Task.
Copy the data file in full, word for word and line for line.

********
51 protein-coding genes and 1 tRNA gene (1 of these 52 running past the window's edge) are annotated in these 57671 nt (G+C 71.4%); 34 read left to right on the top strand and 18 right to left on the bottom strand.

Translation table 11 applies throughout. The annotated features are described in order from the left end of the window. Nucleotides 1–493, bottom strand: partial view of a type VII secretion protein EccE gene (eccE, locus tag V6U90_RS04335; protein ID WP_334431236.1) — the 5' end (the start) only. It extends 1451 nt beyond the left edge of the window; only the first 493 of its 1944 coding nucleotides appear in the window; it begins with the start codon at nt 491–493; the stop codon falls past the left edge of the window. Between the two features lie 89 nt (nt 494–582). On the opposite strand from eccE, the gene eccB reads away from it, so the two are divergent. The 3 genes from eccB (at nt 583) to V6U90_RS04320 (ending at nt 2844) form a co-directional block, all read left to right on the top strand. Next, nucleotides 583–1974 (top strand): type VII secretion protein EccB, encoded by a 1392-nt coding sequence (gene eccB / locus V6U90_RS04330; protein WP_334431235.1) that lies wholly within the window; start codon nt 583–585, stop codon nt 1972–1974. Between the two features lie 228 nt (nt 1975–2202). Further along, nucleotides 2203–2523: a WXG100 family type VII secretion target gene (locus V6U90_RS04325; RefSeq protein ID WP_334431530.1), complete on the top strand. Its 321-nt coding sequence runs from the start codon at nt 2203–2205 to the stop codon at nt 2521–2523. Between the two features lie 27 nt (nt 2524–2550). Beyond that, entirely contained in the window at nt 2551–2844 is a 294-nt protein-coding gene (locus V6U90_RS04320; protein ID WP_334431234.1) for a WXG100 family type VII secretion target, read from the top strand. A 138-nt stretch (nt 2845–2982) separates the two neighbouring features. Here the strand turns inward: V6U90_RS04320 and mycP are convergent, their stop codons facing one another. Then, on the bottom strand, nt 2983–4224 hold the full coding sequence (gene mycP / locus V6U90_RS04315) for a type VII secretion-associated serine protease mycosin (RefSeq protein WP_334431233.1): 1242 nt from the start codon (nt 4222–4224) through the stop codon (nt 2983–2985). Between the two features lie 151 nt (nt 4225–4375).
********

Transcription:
51 protein-coding genes and 1 tRNA gene (1 of these 52 running past the window's edge) are annotated in these 57671 nt (G+C 71.4%); 34 read left to right on the top strand and 18 right to left on the bottom strand.

Translation table 11 applies throughout. The annotated features are described in order from the left end of the window. Nucleotides 1–493, bottom strand: partial view of a type VII secretion protein EccE gene (eccE, locus tag V6U90_RS04335; protein ID WP_334431236.1) — the 5' end (the start) only. It extends 1451 nt beyond the left edge of the window; only the first 493 of its 1944 coding nucleotides appear in the window; it begins with the start codon at nt 491–493; the stop codon falls past the left edge of the window. Between the two features lie 89 nt (nt 494–582). On the opposite strand from eccE, the gene eccB reads away from it, so the two are divergent. The 3 genes from eccB (at nt 583) to V6U90_RS04320 (ending at nt 2844) form a co-directional block, all read left to right on the top strand. Next, nucleotides 583–1974 (top strand): type VII secretion protein EccB, encoded by a 1392-nt coding sequence (gene eccB / locus V6U90_RS04330; protein WP_334431235.1) that lies wholly within the window; start codon nt 583–585, stop codon nt 1972–1974. Between the two features lie 228 nt (nt 1975–2202). Further along, nucleotides 2203–2523: a WXG100 family type VII secretion target gene (locus V6U90_RS04325; RefSeq protein ID WP_334431530.1), complete on the top strand. Its 321-nt coding sequence runs from the start codon at nt 2203–2205 to the stop codon at nt 2521–2523. Between the two features lie 27 nt (nt 2524–2550). Beyond that, entirely contained in the window at nt 2551–2844 is a 294-nt protein-coding gene (locus V6U90_RS04320; protein ID WP_334431234.1) for a WXG100 family type VII secretion target, read from the top strand. A 138-nt stretch (nt 2845–2982) separates the two neighbouring features. Here the strand turns inward: V6U90_RS04320 and mycP are convergent, their stop codons facing one another. Then, on the bottom strand, nt 2983–4224 hold the full coding sequence (gene mycP / locus V6U90_RS04315) for a type VII secretion-associated serine protease mycosin (RefSeq protein WP_334431233.1): 1242 nt from the start codon (nt 4222–4224) through the stop codon (nt 2983–2985). Between the two features lie 151 nt (nt 4225–4375).